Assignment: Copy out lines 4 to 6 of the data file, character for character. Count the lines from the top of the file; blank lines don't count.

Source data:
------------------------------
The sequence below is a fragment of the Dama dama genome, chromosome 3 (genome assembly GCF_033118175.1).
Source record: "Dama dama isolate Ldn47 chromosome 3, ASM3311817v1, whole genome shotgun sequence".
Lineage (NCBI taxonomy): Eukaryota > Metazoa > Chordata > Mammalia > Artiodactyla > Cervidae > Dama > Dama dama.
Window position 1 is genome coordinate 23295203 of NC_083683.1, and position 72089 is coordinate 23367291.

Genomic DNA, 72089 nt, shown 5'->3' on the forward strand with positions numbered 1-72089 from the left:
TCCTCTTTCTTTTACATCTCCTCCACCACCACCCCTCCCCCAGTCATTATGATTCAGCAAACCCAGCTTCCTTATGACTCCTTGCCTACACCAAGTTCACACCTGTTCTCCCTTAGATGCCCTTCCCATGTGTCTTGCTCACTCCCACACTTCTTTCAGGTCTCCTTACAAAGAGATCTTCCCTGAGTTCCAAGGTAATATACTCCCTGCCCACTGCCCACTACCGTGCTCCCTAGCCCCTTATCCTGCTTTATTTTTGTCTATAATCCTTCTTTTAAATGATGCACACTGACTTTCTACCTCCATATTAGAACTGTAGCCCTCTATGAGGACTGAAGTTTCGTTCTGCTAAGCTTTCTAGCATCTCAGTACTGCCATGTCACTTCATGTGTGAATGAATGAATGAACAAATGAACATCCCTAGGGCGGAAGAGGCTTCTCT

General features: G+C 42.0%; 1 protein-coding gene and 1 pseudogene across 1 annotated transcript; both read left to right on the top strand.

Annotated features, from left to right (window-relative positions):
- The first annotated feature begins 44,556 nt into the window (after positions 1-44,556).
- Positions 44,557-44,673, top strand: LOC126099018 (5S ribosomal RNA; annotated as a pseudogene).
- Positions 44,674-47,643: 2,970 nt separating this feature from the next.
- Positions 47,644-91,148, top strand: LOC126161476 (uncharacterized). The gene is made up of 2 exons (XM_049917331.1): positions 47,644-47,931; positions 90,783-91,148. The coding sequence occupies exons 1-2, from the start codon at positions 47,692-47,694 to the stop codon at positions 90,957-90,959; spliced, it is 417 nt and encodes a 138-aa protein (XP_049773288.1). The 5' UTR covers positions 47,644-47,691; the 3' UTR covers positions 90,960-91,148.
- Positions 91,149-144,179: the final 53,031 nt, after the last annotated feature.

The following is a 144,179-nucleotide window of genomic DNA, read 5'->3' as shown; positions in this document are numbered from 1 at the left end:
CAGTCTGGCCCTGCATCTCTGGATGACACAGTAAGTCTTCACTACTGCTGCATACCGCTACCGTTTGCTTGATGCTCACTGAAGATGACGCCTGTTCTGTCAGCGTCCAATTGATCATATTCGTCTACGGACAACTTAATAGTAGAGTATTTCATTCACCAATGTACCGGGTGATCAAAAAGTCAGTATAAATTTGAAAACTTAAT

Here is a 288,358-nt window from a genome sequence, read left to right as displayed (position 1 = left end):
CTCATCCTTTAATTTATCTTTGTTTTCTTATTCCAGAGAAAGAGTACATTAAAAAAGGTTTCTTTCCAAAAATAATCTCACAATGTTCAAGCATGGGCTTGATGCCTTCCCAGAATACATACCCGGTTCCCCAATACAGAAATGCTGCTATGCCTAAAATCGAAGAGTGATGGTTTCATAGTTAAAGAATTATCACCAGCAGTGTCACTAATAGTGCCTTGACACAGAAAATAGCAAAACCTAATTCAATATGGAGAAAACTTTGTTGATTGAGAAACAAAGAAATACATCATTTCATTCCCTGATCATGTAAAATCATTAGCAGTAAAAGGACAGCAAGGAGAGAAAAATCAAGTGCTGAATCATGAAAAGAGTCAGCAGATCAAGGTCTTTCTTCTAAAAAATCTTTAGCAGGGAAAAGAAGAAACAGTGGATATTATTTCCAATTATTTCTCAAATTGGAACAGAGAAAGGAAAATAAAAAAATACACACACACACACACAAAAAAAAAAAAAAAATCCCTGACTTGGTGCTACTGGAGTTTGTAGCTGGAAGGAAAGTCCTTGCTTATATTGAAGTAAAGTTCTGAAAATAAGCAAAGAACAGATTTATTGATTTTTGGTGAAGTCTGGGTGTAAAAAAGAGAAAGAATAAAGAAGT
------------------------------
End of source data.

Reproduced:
Window position 1 is genome coordinate 23295203 of NC_083683.1, and position 72089 is coordinate 23367291.

Genomic DNA, 72089 nt, shown 5'->3' on the forward strand with positions numbered 1-72089 from the left:
TCCTCTTTCTTTTACATCTCCTCCACCACCACCCCTCCCCCAGTCATTATGATTCAGCAAACCCAGCTTCCTTATGACTCCTTGCCTACACCAAGTTCACACCTGTTCTCCCTTAGATGCCCTTCCCATGTGTCTTGCTCACTCCCACACTTCTTTCAGGTCTCCTTACAAAGAGATCTTCCCTGAGTTCCAAGGTAATATACTCCCTGCCCACTGCCCACTACCGTGCTCCCTAGCCCCTTATCCTGCTTTATTTTTGTCTATAATCCTTCTTTTAAATGATGCACACTGACTTTCTACCTCCATATTAGAACTGTAGCCCTCTATGAGGACTGAAGTTTCGTTCTGCTAAGCTTTCTAGCATCTCAGTACTGCCATGTCACTTCATGTGTGAATGAATGAATGAACAAATGAACATCCCTAGGGCGGAAGAGGCTTCTCT